Read Time 3 minutes
What’s Good now?
This winter season saw our What’s Good group be infiltrated for the first time by someone asking for nudes, which was exciting––AND TEMPTING––but not really why we exist.
Other topics, no less provocative, included the UK government’s call for more maths in schools, Yayoi Kusama’s world domination [by way of Louis Vuitton], K-Stew being cast as Susan Sontag [screaming, crying, throwing up etc], Roald Dahl’s posthumous edit and, old reliable: can AI ever create meaningful art?
Some other highlights…
SOMETHING TO READ
MANET, MANDARINS AND ME (2023)
CHLOË ASHBY – THE LONDON MAGAZINE
Chloë Ashby weaves a dialogue between herself and Manet through their seemingly shared passion for oranges; which appear in a number of his most celebrated works even if they are not the main subject. She explores their function within the paintings, the technicality of the way they were painted, and a potted history of the orange in art.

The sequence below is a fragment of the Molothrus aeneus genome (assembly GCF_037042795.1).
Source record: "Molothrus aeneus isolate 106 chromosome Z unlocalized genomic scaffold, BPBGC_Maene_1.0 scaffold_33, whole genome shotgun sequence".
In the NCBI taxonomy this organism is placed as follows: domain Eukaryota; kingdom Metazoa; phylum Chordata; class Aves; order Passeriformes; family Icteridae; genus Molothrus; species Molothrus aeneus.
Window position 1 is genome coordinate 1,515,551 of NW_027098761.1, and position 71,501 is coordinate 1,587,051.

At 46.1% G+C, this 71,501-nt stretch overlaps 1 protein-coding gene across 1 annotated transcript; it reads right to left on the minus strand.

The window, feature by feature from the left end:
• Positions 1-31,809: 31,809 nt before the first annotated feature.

Talking point: I would love to know what little details in paintings you find yourselves drawn to
SOMETHING TO LISTEN TO
CATHERINE OPIE (2022)
THE GREAT WOMEN ARTISTS
SOMETHING TO WATCH
BECOMING FRIDA KAHLO (2023)
[Art history, biography]
This series moves at lightning speed, racing through the formative experiences of Frida’s life at a pace which is almost hard to keep up with, but certainly packs a lot in. The quality of the footage, and archival photography that features is what really shines––it’s wonderful to see the great artist, whose image is so familiar, in motion––plus the variety of talking heads [art historian Hayden Herrera in particular has a great vibe about her and has written a top tier biography of FK which is a strong recommend].
Something I find perpetually bothersome in analysis of historical female artists is this constant unwitting removal of any political agency. This documentary would have us believe that Frida was seduced into socialism by love of Diego Rivera, rather than her own intellect and sense of justice. By glossing over the intricacies of the Mexican revolution and its aftermath, Frida’s communism becomes about sex rather than politics.
Talking point: We’ve opined on Frida Kahlo’s enduring appeal in our Historical Heroines column, but why do YOU think she is so loved?